Whether you aim to appear sophisticated in a leather trench coat, or just a touch rebellious in a biker jacket, you can benefit from knowing how to choose a leather jacket suited to your personal style and budget. After all, a leather jacket is often the most expensive item in a man's wardrobe. Here's how to make sure you invest wisely.
While certain styles of leather jacket stand out in most people's minds, like the bomber and the many-zippered biker jacket, there are more varieties of leather jacket today than ever before. Be sure to choose a style that fits your personality. Are you a cafe racer kind of guy, or a flight jacket kind of guy? Can you pull off wearing the classic biker jacket, or are you better off in a more versatile style, such as the bomber? Think of the style you will ultimately select as an extension of your character.
The rule of thumb with leather jackets and price is, the higher the cost, the better quality the materials. However, it's possible to find quality jackets at a variety of prices, from several hundred dollars to several thousand dollars. If you have your heart set on a particular brand and style of leather jacket, stay alert for sales. However, it's important to bear in mind that when it comes to purchasing a leather jacket, your investment is just that - money spent on an item of clothing you will wear and enjoy for many years to come.
No matter how impressive your leather jacket is, if it doesn't fit you well, you will make a bad impression. Select a jacket that is relatively snug, but with room for a sweater or other clothing layers, particularly if you live in a colder climate. Make sure the sleeves do not hang below your wrists and that the jacket itself hangs to about waist height. Do your best to choose the right fit from the beginning, as leather is not easily altered. It is best to read customer reviews to help determine what fit is right for you.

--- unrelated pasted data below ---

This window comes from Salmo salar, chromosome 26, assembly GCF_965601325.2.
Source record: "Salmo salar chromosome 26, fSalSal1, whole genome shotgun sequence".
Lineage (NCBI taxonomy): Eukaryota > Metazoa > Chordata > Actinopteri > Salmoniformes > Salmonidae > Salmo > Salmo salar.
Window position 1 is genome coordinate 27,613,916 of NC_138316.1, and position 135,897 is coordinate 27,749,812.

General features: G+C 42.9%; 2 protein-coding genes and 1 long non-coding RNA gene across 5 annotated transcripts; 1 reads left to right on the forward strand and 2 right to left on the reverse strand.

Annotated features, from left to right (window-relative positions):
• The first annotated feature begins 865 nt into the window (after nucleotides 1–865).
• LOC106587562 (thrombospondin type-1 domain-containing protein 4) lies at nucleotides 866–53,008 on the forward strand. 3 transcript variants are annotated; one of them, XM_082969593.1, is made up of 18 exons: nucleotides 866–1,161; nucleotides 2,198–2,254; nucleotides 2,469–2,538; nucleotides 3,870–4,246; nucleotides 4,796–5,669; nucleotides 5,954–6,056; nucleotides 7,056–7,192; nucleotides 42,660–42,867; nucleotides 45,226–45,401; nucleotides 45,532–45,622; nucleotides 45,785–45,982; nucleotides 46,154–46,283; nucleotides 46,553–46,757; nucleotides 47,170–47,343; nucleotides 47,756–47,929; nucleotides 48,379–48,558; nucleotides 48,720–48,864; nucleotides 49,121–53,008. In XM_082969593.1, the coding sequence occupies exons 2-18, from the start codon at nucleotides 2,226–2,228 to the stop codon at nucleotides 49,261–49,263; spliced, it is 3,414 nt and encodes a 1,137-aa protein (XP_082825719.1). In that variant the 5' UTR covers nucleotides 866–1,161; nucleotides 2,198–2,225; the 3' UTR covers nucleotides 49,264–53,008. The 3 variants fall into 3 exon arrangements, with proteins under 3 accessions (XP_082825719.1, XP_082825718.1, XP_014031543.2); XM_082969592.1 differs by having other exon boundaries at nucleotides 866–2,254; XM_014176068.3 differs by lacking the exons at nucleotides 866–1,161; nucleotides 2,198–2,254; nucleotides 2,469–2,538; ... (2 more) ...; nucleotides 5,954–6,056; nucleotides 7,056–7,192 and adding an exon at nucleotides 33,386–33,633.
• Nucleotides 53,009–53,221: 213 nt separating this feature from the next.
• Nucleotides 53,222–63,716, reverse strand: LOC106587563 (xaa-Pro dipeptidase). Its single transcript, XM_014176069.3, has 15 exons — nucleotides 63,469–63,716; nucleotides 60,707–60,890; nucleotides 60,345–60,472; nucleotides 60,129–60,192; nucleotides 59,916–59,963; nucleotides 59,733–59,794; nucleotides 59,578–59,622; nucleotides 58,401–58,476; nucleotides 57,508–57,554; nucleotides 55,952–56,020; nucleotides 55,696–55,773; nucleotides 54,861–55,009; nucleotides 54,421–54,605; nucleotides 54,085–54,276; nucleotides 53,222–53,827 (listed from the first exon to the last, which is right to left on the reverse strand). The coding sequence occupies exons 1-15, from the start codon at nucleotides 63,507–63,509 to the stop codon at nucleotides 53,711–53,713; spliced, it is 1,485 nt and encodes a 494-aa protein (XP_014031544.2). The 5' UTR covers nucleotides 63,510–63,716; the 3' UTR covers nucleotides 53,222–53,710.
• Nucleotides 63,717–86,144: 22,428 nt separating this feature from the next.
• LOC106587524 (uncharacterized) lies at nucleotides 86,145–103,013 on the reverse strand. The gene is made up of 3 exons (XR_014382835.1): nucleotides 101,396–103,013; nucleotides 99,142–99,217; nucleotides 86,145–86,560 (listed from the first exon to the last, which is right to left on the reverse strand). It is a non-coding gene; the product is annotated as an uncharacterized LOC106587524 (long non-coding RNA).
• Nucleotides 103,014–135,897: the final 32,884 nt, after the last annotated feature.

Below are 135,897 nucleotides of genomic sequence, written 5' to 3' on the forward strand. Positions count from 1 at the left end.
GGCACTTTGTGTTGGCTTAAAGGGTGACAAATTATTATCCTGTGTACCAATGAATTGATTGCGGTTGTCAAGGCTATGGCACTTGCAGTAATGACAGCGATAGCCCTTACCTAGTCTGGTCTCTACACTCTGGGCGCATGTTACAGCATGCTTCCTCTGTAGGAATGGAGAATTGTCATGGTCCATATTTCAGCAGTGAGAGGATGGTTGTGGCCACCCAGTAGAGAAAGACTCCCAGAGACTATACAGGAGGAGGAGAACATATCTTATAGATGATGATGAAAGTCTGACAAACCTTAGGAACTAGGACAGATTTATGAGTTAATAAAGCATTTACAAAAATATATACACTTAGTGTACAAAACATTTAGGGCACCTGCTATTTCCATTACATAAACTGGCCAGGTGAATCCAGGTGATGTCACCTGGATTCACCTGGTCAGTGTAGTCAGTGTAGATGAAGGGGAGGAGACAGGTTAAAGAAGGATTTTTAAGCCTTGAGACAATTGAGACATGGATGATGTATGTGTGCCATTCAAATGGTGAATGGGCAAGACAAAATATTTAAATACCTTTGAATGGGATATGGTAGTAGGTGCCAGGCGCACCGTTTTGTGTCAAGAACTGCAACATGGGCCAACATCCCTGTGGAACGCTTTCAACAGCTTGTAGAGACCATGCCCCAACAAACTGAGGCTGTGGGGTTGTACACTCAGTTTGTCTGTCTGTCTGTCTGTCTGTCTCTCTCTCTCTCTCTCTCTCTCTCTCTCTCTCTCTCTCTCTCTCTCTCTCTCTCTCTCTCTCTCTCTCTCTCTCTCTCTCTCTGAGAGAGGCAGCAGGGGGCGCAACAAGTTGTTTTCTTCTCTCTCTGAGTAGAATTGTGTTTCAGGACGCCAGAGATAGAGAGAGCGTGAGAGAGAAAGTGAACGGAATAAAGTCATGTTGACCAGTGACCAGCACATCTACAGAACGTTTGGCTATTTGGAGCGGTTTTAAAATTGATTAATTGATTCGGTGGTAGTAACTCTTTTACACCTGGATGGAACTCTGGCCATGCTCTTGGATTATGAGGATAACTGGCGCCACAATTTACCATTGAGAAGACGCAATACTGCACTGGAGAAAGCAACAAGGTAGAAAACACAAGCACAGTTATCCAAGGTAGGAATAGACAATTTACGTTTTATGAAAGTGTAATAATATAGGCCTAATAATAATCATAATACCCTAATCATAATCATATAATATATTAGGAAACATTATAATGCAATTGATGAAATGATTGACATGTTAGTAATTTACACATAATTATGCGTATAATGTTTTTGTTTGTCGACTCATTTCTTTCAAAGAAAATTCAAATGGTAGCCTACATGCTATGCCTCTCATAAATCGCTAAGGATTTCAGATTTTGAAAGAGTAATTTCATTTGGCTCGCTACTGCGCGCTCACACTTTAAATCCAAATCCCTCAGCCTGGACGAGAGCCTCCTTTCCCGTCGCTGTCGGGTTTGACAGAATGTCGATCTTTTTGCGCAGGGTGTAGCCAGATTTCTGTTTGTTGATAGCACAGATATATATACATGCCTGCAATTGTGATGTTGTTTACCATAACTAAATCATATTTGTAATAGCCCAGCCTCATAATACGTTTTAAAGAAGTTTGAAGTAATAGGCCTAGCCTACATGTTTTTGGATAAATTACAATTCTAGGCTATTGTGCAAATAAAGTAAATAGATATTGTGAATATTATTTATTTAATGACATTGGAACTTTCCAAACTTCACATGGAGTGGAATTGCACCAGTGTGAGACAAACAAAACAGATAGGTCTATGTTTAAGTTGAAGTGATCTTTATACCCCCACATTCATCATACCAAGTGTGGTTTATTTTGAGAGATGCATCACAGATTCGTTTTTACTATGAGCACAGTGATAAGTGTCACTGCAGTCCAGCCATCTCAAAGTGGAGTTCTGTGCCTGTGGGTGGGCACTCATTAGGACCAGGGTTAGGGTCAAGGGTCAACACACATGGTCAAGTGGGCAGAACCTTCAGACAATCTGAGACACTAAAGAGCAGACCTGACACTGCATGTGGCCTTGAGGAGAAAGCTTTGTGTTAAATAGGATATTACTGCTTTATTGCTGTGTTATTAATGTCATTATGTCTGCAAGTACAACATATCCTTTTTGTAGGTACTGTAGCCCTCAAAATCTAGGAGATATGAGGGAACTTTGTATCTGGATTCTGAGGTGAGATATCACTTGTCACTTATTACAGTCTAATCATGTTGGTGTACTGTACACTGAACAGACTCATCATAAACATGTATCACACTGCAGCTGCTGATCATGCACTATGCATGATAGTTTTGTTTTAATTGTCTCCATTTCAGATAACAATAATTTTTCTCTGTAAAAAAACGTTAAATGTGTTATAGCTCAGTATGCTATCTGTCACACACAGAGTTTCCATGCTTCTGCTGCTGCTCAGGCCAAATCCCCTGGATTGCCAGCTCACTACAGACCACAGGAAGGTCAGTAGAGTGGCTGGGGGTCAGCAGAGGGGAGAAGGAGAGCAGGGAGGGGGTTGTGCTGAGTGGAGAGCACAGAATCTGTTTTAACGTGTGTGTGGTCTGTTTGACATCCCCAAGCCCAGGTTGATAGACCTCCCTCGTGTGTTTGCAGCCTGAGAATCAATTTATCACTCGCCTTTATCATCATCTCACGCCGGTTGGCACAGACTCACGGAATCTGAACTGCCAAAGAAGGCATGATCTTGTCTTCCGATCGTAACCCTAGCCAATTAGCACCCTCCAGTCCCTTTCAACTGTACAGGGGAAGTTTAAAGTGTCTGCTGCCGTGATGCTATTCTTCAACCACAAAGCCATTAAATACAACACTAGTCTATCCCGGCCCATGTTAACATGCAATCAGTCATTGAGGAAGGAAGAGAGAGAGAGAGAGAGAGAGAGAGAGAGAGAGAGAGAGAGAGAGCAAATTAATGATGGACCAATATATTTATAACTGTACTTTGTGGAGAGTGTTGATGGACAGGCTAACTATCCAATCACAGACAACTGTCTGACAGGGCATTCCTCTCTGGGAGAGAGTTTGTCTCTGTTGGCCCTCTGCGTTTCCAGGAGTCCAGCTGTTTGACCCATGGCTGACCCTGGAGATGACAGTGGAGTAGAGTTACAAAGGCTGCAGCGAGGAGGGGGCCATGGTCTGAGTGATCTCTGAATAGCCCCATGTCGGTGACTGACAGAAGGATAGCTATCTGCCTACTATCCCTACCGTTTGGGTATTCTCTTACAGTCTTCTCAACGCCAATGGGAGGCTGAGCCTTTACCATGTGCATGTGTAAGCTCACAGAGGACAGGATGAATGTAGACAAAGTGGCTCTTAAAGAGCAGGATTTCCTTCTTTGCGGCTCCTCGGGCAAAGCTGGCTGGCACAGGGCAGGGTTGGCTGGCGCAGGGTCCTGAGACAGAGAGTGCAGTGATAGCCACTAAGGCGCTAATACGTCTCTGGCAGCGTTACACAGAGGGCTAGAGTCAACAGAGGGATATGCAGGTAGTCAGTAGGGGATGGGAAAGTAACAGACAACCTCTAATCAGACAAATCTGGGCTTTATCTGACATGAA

The most common types of animal skin used to make leather jackets are cow and lambskin. Although cowhide was once more common, lambskin is becoming increasingly popular due to its suppleness. Generally, cow skin leather jackets cost less than their lambskin counterparts. Some people prefer calfskin, which is durable, yet soft. However, calfskin tends to cost more than either cow or lambskin. There are other types of animal hides used to make leather jackets, including goat, sheep, pig, and more exotic types, including kangaroo and alligator.
Leather jacket manufacturers typically tan their product either by using the chemical chromium sulphate, or by the more traditional vegetable tanning process. The first process is faster and results in weatherproof, evenly colored leather. Vegetable tanning, on the other hand, involves the use of wood bark or other vegetation and results in a more natural looking leather capable of concealing scuffs and scratches, but likely to discolor when wet. If you prefer the latter method, you can treat your jacket with weatherproofing products.
Once you've established the type of leather you want, take a careful look at jacket hardware, including snaps and zippers. Sure, you can replace these items later, but it can be expensive to do so. You are better off opting for quality in the first place. Zippers should work smoothly, without snagging, while snaps should fit together easily with no need to force them.
Low-quality synthetic jacket linings eventually tear and often do not breathe well. Look for a jacket that uses either a high-quality synthetic lining or cotton for the body of the garment. Sleeves are often lined in silk or cupro, a variation on cotton that is light and breathable. Before purchasing a jacket, check the stitching along the lining to ensure it is secure.